be addressed regarding their selection and application and to reduce costs.
Greater control of energy flows reduces the risk of cascading failures and may speed restoration of power after a major outage. Medium-voltage (4-13 kV) and high-voltage (>69 kV) high-power electronic-based controllers can provide flexibility and speed in controlling the flow of power over transmission and distribution lines. New energy storage units can help level loads and improve system stability. Some specific examples of these equipment technologies are given below.
Flexible AC Transmission System (FACTS) Devices
High-voltage power electronic-based controllers are currently being demonstrated. FACTS controllers can increase the power transfer capability of transmission and distribution lines and improve overall system reliability by reacting almost instantaneously to disturbances. The unified power flow controller and the convertible static compensator are key examples of FACTS technology. They control both real and reactive power flows among transmission corridors and maintain the stability of transmission voltage. More research, design, and development is needed to reduce the cost and enhance the performance of FACTS technologies. The next steps should include the development of the fourth generation of FACTS controllers using advanced power electronics devices.
Advanced Power Electronic Devices
The next major step in the development of power electronic devices would be to replace the silicon-based thyris-tors used in current devices with thyristors based on wideband-gap semiconductor materials, such as silicon carbide, gallium nitride, or very-thin-film diamond materials. These materials have the potential to reduce the cost of power electronic controls.
FACTS Integrated with Storage
Fast-response devices for energy storage could be used with FACTS controllers to provide ride-through capability for transient and brief outages. One promising technology, superconducting magnetic energy storage (SMES), responds to disturbances in less than one AC cycle and provides ride-through capability for multi-second outages. Research is needed to adapt the high-temperature superconducting materials described above for cables for use in the high-field SMES environment, potentially lowering the cost so that these units can be used to support the electric power transmission system.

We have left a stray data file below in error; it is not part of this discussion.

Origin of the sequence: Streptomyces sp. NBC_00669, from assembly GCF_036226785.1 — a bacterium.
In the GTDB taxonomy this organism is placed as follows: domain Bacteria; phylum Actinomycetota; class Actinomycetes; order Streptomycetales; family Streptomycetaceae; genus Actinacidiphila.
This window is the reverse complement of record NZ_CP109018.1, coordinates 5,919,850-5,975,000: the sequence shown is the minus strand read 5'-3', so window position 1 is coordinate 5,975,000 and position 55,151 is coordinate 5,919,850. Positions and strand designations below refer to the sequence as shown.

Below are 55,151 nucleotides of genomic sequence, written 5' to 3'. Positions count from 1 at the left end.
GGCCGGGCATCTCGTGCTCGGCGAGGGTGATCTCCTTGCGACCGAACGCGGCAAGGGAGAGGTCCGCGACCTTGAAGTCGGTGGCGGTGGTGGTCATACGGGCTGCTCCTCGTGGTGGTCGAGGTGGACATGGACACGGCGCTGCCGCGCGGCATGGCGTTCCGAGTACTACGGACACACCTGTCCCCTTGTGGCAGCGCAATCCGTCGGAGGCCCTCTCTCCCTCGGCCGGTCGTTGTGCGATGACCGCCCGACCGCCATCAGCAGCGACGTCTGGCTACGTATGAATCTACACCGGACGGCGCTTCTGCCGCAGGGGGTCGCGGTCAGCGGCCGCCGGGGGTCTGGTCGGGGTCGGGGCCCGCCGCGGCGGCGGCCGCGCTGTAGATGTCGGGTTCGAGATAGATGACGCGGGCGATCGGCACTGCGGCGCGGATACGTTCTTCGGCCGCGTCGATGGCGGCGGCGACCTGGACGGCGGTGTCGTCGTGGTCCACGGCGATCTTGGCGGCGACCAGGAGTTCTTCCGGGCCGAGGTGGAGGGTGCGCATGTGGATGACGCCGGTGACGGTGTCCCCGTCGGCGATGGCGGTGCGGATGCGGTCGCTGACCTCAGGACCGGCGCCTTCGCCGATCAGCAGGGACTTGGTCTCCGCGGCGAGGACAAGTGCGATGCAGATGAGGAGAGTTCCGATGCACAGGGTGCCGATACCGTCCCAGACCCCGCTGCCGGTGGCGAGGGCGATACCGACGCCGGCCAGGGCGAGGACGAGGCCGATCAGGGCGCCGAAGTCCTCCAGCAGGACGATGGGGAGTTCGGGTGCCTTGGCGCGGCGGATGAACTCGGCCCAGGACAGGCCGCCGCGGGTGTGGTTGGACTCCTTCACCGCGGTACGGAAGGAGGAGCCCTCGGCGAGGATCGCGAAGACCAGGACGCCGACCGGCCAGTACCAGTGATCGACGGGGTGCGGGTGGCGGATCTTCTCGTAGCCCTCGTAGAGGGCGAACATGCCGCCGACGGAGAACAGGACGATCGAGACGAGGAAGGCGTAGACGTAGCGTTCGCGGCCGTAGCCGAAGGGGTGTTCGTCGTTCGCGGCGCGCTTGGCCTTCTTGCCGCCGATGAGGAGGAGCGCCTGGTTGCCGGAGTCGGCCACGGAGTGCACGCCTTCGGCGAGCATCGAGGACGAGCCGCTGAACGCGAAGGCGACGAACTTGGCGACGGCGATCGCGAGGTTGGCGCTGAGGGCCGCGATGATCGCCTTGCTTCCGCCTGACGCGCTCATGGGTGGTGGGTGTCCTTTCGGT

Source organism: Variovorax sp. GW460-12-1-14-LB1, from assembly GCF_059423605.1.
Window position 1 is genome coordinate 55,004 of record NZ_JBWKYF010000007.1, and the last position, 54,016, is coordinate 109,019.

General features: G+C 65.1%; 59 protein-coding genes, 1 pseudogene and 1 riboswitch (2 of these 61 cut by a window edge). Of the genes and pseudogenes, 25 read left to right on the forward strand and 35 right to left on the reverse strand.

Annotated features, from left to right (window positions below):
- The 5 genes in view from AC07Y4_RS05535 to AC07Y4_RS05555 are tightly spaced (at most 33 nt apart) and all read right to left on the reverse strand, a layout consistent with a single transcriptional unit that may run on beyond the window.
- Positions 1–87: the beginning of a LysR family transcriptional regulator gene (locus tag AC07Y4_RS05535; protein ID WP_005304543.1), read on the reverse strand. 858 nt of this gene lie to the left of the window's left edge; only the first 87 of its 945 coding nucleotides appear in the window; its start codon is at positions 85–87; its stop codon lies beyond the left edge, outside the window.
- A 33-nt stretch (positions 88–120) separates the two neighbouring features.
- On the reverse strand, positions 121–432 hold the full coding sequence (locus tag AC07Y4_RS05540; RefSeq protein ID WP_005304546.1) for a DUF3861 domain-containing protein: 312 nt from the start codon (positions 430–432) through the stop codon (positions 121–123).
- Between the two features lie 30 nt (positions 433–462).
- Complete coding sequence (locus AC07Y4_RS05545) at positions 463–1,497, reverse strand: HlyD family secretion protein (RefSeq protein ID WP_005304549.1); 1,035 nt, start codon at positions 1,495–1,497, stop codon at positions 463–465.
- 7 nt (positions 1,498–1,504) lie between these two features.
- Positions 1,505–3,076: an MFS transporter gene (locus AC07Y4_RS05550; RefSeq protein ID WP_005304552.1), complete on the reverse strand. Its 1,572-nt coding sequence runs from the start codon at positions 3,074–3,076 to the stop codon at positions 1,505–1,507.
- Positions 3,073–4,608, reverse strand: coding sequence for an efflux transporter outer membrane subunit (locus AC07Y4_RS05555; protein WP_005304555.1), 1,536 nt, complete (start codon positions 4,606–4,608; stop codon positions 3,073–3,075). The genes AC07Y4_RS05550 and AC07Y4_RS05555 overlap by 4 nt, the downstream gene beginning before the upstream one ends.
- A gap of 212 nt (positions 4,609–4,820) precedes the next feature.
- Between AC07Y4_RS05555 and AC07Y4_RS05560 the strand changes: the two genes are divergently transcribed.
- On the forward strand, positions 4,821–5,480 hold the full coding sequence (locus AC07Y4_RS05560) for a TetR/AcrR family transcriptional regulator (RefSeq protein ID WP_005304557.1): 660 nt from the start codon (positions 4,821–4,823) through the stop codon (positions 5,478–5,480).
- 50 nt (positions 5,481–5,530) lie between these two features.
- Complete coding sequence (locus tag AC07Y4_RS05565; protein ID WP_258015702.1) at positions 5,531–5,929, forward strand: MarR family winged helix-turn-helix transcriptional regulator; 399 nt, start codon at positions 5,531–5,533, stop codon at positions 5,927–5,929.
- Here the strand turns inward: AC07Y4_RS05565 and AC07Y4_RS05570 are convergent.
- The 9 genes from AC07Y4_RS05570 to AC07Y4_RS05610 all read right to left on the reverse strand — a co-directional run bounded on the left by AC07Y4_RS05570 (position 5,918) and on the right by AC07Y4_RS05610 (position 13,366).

Voltage-sourced converters can be used to connect independent asynchronous AC transmission systems. Other thyristor-based controllers can supply reactive power (i.e., volt-ampere-reactives) for voltage support and reactive power management in transmission systems. Connection of systems that now cannot be connected might lead to increased power flow.
Intelligent Universal Transformers
The intelligent universal transformer concept involves a state-of-the-art power electronic system and is not a transformer device in the traditional sense. It would be designed to replace conventional transformers with a power electronic system that steps voltage as traditional transformers do, but can also manage and control consumer demand and power flows, and compensate for reactive power.
Substantial improvements in the cost and performance of sensors and communications media and equipment offer the prospect of increasing the capacity of existing power system facilities by monitoring and compensating for the operating conditions of numerous devices simultaneously. Examples include the following.
Integrated Communication Architecture
Overlaying a communication architecture on the existing power delivery system could be a foundation for enhancing the functionality of the power system and, therefore, its resilience. This requires an open standards-based systems architecture for an infrastructure for data communications and distributed computing. Several technical elements of this infrastructure include, but are not limited to, data networking, communications over a wide variety of physical media, and embedded computing technologies. Challenges remain in fully deploying such an architecture while meeting cyber security challenges.
Wide Area Measurement System
The Wide Area Measurement System (WAMS), based on a combination of satellite communications employing time-stamping with fiber or wireless, will provide the real-time information needed for integrated control of large, highly interconnected transmission systems. By constantly monitoring the health of a network across a wide geographical area, WAMS can detect abnormal system conditions as they arise.